Biologia de nidificação e estrutura sociogenética intranidal em espécies de Trypoxylon (Hymenoptera:Crabronidae)
Santoni, Mariana Marchi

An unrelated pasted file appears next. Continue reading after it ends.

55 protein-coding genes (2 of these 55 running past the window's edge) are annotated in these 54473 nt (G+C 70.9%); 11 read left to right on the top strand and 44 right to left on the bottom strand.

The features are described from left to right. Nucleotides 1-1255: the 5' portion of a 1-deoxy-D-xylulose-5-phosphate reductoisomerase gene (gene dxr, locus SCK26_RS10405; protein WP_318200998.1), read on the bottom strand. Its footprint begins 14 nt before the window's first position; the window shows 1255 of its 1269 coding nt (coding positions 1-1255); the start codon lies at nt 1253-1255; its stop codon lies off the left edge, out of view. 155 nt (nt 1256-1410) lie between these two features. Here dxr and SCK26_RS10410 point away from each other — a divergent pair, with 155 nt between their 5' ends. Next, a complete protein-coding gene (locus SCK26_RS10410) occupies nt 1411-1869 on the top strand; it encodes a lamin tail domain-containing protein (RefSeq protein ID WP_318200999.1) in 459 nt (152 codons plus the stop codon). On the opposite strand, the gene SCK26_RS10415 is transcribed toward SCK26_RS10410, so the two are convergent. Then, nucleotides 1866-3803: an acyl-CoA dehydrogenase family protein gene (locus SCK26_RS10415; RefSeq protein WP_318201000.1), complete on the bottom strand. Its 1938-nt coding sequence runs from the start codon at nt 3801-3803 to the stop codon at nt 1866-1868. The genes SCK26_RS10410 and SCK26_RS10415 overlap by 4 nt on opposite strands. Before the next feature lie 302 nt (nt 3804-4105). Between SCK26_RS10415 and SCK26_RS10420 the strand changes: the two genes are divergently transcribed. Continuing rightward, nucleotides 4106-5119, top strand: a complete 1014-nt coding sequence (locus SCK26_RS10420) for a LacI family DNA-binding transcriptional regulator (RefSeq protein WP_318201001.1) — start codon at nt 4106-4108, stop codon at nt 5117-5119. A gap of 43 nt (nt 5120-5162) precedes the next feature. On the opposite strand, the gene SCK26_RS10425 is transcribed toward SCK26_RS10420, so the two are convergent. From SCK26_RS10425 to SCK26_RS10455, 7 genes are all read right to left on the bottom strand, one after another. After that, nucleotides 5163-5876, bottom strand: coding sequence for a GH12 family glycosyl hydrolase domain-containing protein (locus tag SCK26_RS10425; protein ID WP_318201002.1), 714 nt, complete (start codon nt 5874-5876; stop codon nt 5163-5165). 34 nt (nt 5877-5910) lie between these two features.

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Female wasps of the genus Trypoxylon (Hymenoptera: Crabronidae) mass-provision their nests with paralyzed spiders. Some species build mud nests; others use preexisting tubular cavities that are divided into a linear series of cells separated by mud partitions. Males of the Trypargilum subgenus mate with the females at the time a nest is initiated and guard the nest until it is completed, helping the female in the building and provisioning activities. In this study, the biology of the nest building and nest genetic structure of four species of Trypoxylon (Trypargilum) T. rogenhoferi, T. lactitarse, T. aurifrons and T. nitidum are shown. The species were sampled using trap-nests (made of dry bamboo stems) in three localities of the state of São Paulo: Araras (three years), São Carlos and Rifaina (two years). These areas were divided in sampling sites. The trap-nests used by the wasps were replaced with new ones and transported to the laboratory and they had the cocoons individually placed in vials. The emerged adults were identified and their emergency, weight and sex were registered. Later, they were stored at -20ºC. Alloyme phenotypes determined through horizontal starch gel electrophoresis were used to the determination of the intranidal relatedness. Some adults were submitted to morphometric analysis of wing traits (length and width of the forewing and hindwing) and mitocondrial DNA analysis. It was collected 2,908 nests of solitary hymenopterans, and 2,478 were founded by Trypoxylon females. Nesting activity was higher in the warm-rainy season (October-March) in these species. The trap-nests used by the different species showed significantly different dimensions. Araneidae was the spider family mainly used for provision, but a species-specific provisioning was observed. The most important parasitoid of the four species was Melittobia. In the three areas, the different species of Trypoxylon coexist temporally but each of them built their nests frequently in a specific site. This result may suggest differential occupation of the habitat. The intranidal architecture of the studied species does not differ from other species of the Trypargilum subgenus: the females divide the nest-trap in sequences of provisioned cells and finish it with the construction of a closure plug. Two types of T. rogenhoferi and T. lactitarse cocoons were found, as observed for other species of the group punctulatum. It was verified that the frequencies of the two types are associated with sex and nest-trap diameter. A possible genetic determination of this character is discussed. A 1 :1 populational sex ratio for the four species was found during all the periods for Araras and Rifaina and the distribution of the sexes inside the nest was not random, where males were frequently found in the first brood cells. Females were significantly bigger than males for the five traits, showing a higher parental investment in females. The developmental cycle in these species last 30 days and a short diapause was observed in T. rogenhoferi and T. lactitarse in the cold-dry season. The allozyme analyses indicated that most of the nests show phenotypes according to a monoginy/monandry hypothesis. Although this result clearly suggest that the male-guard behavior confers him the paternity of the female offspring, some extra-pair matings were also observed.